The Michigan women’s basketball team was well aware that its matchup against Michigan State would have an intensity unlike anything it has seen this season.

On top of the storied in-state rivalry, the Wolverines sought to break their attendance record at Crisler Center. Michigan fulfilled that goal and then some, more than doubling its previous record of 5,991 fans set in 2011, with 12,707 attendees on Sunday.

Unfortunately, the energy from the crowd wasn’t enough for the Wolverines (10-4 Big Ten, 21-7 overall), as they ultimately couldn’t keep up with the Spartans’ potent offense, falling 86-68. The loss to Michigan State (8-6, 18-9) ended Michigan’s perfect home record — the team had won its previous 13 contests in Ann Arbor this season. It was also the Wolverines worst 3-point shooting performance of the season, going a paltry 3-for-17 behind the arc, with usual 3-point specialist Katelynn Flaherty scoring just four points.

“We’re trying not to live and die by the three because we have an inside presence with Hallie (Thome),” said sophomore guard Nicole Munger. “Today we weren’t making them and they were, but we can’t let that control our effort on defense and other facets of the game.”

In the first quarter, Michigans defense was attacked early and often. Despite Thome scoring the Wolverines’ first eight points, the Spartans were nearly indefensible, hitting six of their first seven shots. Michigan State forward Tori Jankoska, in particular, shot a perfect 5-for-5 from the floor to tally 13 points — 28 for the game — and put her team up, 26-18, at the end of the quarter.

“To be able to set the tone for defense and offense, I think that starts with me,” Jankoska said. “I like to be able to do that for the team in the first quarter especially.”

Added Michigan State coach Suzy Merchant: “To come out with that intensity with Tori – she’s our energy guy. When she’s making shots good things are going to happen.”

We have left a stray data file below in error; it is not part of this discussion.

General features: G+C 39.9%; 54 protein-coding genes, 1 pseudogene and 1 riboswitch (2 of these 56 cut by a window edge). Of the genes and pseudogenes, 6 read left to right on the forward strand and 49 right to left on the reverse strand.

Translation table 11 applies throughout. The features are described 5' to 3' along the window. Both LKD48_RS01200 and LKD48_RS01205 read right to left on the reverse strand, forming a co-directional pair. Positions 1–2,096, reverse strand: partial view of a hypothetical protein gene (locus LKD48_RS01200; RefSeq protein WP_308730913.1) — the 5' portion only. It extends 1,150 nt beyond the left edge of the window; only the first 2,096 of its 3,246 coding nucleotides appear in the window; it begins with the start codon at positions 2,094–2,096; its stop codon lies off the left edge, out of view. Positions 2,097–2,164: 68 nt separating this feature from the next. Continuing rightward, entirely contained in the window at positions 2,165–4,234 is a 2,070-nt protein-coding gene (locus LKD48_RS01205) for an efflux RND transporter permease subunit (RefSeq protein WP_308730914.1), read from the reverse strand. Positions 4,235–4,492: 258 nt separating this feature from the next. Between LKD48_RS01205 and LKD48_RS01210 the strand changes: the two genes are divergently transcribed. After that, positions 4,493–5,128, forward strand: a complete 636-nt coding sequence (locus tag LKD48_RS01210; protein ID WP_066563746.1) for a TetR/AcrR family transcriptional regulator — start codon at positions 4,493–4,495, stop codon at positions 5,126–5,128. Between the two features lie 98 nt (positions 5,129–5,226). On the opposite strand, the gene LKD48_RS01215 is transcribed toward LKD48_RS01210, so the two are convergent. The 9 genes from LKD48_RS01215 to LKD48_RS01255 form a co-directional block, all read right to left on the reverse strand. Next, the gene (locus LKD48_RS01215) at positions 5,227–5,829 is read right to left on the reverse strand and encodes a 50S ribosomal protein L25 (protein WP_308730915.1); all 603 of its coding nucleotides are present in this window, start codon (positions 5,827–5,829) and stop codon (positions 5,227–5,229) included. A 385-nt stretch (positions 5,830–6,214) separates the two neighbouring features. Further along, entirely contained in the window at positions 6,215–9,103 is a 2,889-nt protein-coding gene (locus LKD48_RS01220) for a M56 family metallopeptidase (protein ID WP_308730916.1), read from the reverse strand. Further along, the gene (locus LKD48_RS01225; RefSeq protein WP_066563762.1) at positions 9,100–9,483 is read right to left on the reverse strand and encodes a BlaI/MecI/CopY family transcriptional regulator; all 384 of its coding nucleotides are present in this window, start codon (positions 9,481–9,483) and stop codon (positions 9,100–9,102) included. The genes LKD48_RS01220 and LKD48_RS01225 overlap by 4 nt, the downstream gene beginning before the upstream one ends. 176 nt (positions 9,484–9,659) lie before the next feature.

Freshman forward Kayla Robbins, who has played sparingly in Big Ten play, was a welcome sight in the first frame for Michigan, as she scored eight straight points after Thome’s run for the Wolverines. The two were the only Michigan players to score in the opening quarter.

Eager to right the ship in front of the teams largest home crowd ever, the Wolverines began the second quarter with a 3-pointer and a breakaway layup courtesy of sophomore guard Nicole Munger and freshman guard Kysre Gondrezick, respectively.

The Spartans continued their torrid scoring pace, but were unable to generate any offense in the paint. Low post pressure forced a number of turnovers and off-balance shots inside, and the Wolverines capitalized. Gondrezick went off for 13 points and two steals to spark Michigan’s comeback effort. The Wolverines hit six of their final eight field goals to retake the lead, 43-42, going into halftime.

But the real story at the half was Michigan’s defense. The Wolverines were winning the turnover battle, 11-4, and held Jankoska scoreless in the second quarter to make up for her outburst in the first.

The game of runs wasn’t over, though. After trading baskets to begin the second half, the Spartans used a 10-0 swing to take a nine-point lead that would quickly balloon to a 13-point deficit for Michigan. Baskets by Munger and Thome ate into Michigan State’s advantage, but seven third-quarter turnovers ultimately plagued the Wolverines, as they were down by nine going into the final frame.

“Once they went back to full strength at the start of the third, we didn’t adjust well and they got lead,” said Michigan coach Kim Barnes Arico. “At this stage of the game, people are (going to) know what you’re gonna do and we’ve gotta execute.”

From there, the Spartans’ offensive onslaught continued, and Michigan shot just 3-for-14 to compensate. Despite the record number of Wolverine fans in attendance, the Michigan State contigent overpowered Crisler Center with chants of “Go Green! Go White!” early in the quarter with the Spartans up by a decisive margin.

The loss exposed the Wolverines’ vulnerability to talented Big Ten foes, and they now have just two games remaining in the regular season to get back on track after dropping back-to-back games for the first time this season.

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